Let's rewind the tape. After many decades of remarkable financial stability in the United States since the 1930s, the focus of financial oversight had moved away from systemic risks. Prior to the financial crisis, the better part of our regulatory framework was microprudential in nature—individual laws geared toward mitigating the fallout from idiosyncratic shocks to firms. This framework was designed to protect investors and depositors, viewed negative shocks as not originating from the financial system, and did not take into account risks that might be shared by financial firms.2 This is not to say that regulators did not understand the consequences of an interconnected system and the potential of contagion. For instance, the U.S. government, under the able leadership of Treasury Secretary Nicholas Brady, recognized and responded to the financial stability risks of the Latin American debt crisis of the 1980s. The United States had interests in stabilizing allies in Latin America, but a central part of the motivation was to contain potential risks to the U.S. economy.
The events of 2008–09 redefined our mission by more explicitly connecting macroeconomic and financial stability, as in the 1930s. Congress and the executive branch embraced a sweeping response, designing a system of laws to reflect a recognition that the cumulative, interconnected behavior of financial institutions had implications for financial stability and that even the behavior of a single large and complex institution could have implications for financial stability. This new system was also adopted at the international level. Starting with the G20 summit in Washington, D.C., in November 2008, the global community established the runway for a structural change. The subsequent G20 summit in London led to the establishment of the Financial Stability Board (FSB), with a strengthened mandate as a successor to the Financial Stability Forum. Subsequently, including at the following summit in Pittsburgh, world leaders agreed that the supervision of individual financial institutions had to account for the financial system as a whole, and it was recognized that shocks could originate from within the system and could spread to institutions with common exposures. In other words, the supervisory framework had to be macroprudential—focusing on mitigating systemic risk and accounting for macroeconomic consequences.3 This reorientation was a defining part of the 2010 Dodd-Frank Act, and internationally, in the Basel III Accord.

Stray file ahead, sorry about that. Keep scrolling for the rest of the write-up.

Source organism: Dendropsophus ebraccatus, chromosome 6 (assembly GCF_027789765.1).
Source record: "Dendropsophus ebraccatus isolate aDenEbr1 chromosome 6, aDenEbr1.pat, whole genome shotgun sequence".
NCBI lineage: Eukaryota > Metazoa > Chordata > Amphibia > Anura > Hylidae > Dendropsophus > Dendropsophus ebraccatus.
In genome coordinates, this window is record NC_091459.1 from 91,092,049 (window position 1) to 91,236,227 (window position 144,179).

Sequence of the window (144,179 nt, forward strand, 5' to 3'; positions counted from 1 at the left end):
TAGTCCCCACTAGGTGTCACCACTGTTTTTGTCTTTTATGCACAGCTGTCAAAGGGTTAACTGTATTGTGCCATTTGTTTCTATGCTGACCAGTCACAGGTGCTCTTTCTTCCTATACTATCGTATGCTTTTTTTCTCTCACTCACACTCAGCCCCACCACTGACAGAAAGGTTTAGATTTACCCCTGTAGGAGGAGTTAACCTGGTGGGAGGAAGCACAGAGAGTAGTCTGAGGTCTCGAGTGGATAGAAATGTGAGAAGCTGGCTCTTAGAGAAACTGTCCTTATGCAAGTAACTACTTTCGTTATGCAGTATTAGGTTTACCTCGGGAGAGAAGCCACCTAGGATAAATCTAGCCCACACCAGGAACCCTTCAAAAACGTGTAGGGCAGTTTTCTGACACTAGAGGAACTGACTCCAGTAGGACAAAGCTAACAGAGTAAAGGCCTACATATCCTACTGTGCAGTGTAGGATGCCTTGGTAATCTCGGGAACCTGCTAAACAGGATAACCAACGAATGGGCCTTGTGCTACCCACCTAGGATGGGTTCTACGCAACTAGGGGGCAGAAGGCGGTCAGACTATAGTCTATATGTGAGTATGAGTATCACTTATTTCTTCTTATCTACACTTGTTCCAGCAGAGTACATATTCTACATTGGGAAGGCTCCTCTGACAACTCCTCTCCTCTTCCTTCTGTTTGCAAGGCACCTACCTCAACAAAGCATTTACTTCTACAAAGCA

Section 165 of the Dodd-Frank Act, in particular, requires the Board to implement heightened capital and liquidity standards, concentration limits, and stress testing—all to further the macroprudential purpose of preventing or mitigating risks to the financial stability of the United States. As I will discuss later, the Board has followed through with rules such as the G-SIB surcharge, the liquidity coverage ratio, and single-counterparty credit limits, just to name a few; and, importantly, we have used macroeconomic considerations in calibrating some of these rules.
An Evolving Regulatory Perspective
Now, let's fast forward to the present. Over a decade has passed since the migration began toward a renewed focus on macroprudential regulation. Our evolution did not stop with the Pittsburgh G20 summit in 2009. Indeed, global financial standard-setters have continued to adapt and learn as they implemented and updated regulations in line with the global consensus that was reflected in Basel III. I would like to highlight three important regulatory paradigm shifts that follow from this renewed focus on macroprudential regulation.
Taking Stock of the Entire Banking Sector
First, in line with the pivot away from microprudential regulation, we have a renewed focus not only on the health of individual financial firms but on the amount of capital in the entire banking sector. Note that the idea of improving the stability of the financial system by regulating individual bank capital has been around for decades. Global policymakers began construction of the modern risk-based, bank capital framework in the 1980s, when the aforementioned Latin American debt crisis increased concerns that the capital held by large international banks was deteriorating. Since then, regulators, such as the Board, have continued to have one eye focused on the capital held at individual firms. Now, over a decade after the crisis, exercises such as stress testing have caused us to have the other eye focused on and assessing the amount of capital in the entire banking system.
Considering Macroeconomic Outcomes in Calibrations and Impact Analyses
The second paradigm shift is that regulators have improved their methods of conducting quantitative analysis of regulations. Such analysis, including conventional –cost-benefit analysis, traditionally did not take macroeconomic variables like gross domestic product (GDP) growth or the unemployment rate. That is no longer the case. Since regulators are given the task of maintaining the stability of the system as a whole, they must concern themselves with externalities and spillover effects to the broader economy. At the Federal Reserve, several regulatory initiatives have exemplified this change in quantitative analysis.